Multiple Saturday launches for Largs RNLI.

Lifeboats News Release

The volunteer crew at Largs RNLI were tasked twice by UK Coastguard on Saturday 11 June in response to a 35-foot yacht which had run aground.

Lifeboat on scene

RNLI/Claire McRae

Lifeboat on scene
Largs RNLI volunteers launched their Atlantic 85 lifeboat R.A. Wilson on Saturday just before 2pm in response to a page from the UK Coastguard reporting a 35-foot yacht aground South of the Hunterston Quay, with persons reported as possibly being in the water. The Ardrossan Coastguard Rescue Team and Largs Coastguard Rescue Team were also both tasked to this incident.

The volunteer lifeboat crew quickly arrived on scene and ascertained all six people on board the stricken boat were safe.

The initial decision was taken to try to tow the vessel into deeper water, however this was unsuccessful due to the on shore wind and falling tide.

Instead the boat was made safe, the lifeboat crew monitored as the crew from the casualty vessel used their tender to lay out their anchor, allowing them to wait for the rising tide. It was recommended by the lifeboat crew that non-essential personnel were taken off the stricken vessel, but this offer of assistance was declined.

UK Coastguard stood the lifeboat down and it returned to the lifeboat station at 3:40pm, where it was cleaned, refuelled and made ready for service.

At 6pm on Saturday evening concern had been expressed about the casualty vessel’s ability to re-float unaided so Largs lifeboat launched for the second time.

With the onshore wind of around 24-30 knots and a flood tide the decision was made to assist the yacht as it was re-floated.

A lifeboat crew member was put onboard the casualty vessel to connect the tow line. The lifeboat then pulled the vessel bow onto the weather and held it there until the tide had flooded enough for the casualty to be towed into deeper water.

The casualty vessel had to let go its anchor to allow the lifeboat to manoeuvre it. The lifeboat crew tried to recover the anchor but were unable to do so.

The lifeboat crew member remained on the casualty vessel until it was safely berthed in Largs Yacht Haven and met by Largs Coastguard Rescue Team.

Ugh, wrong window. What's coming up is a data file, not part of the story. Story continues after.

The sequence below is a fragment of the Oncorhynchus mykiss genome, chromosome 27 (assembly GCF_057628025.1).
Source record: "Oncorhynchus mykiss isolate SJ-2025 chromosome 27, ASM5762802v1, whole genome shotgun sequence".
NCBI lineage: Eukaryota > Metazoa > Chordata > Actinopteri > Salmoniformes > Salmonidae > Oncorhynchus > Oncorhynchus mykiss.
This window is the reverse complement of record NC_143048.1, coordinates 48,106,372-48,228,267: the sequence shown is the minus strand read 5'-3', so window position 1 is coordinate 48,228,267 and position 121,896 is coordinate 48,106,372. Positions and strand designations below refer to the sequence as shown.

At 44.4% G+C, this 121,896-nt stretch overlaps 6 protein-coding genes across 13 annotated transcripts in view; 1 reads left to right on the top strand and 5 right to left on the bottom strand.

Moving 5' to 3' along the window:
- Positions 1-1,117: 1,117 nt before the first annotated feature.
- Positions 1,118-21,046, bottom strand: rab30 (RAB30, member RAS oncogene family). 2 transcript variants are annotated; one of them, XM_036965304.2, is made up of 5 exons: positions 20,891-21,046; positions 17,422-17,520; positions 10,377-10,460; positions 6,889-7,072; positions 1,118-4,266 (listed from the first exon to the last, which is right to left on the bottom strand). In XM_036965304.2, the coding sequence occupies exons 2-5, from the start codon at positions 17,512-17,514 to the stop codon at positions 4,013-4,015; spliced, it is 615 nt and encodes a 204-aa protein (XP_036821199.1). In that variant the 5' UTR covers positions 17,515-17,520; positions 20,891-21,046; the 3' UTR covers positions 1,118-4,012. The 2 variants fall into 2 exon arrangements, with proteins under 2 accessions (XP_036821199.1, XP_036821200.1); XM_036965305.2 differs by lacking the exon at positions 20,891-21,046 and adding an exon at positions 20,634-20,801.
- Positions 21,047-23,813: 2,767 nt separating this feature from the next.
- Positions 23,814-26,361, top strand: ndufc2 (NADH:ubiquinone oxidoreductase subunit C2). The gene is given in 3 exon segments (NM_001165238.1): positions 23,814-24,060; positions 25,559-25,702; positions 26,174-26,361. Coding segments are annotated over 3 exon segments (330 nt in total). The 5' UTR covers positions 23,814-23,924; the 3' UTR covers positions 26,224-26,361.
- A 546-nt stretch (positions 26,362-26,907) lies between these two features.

The lifeboat was then stood down by UK Coastguard, when for the second time on Saturday the lifeboat and its volunteer crew returned to the lifeboat station, where the lifeboat was cleaned, refuelled and made ready for service.

John Griffiths, Lifeboat Operations Manager at Largs RNLI, said, ‘We would remind anyone planning a trip to sea to always respect the water. It is important to check the local tide times and weather forecast before venturing out, always carry a means of communication and wear a suitable lifejacket for your activity.

‘In a coastal emergency, or if you see someone in trouble at sea, you should dial 999 and ask for the Coastguard.’

Key facts about the RNLI

The RNLI charity saves lives at sea. Its volunteers provide a 24-hour search and rescue service around the United Kingdom and Republic of Ireland coasts. The RNLI operates 238 lifeboat stations in the UK and Ireland and more than 240 lifeguard units on beaches around the UK and Channel Islands. The RNLI is independent of Coastguard and government and depends on voluntary donations and legacies to maintain its rescue service. Since the RNLI was founded in 1824, its lifeboat crews and lifeguards have saved over 142,700 lives.

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Contacting the RNLI - public enquiries

Members of the public may contact the RNLI on 0300 300 9990 (UK) or 1800 991802 (Ireland) or by email.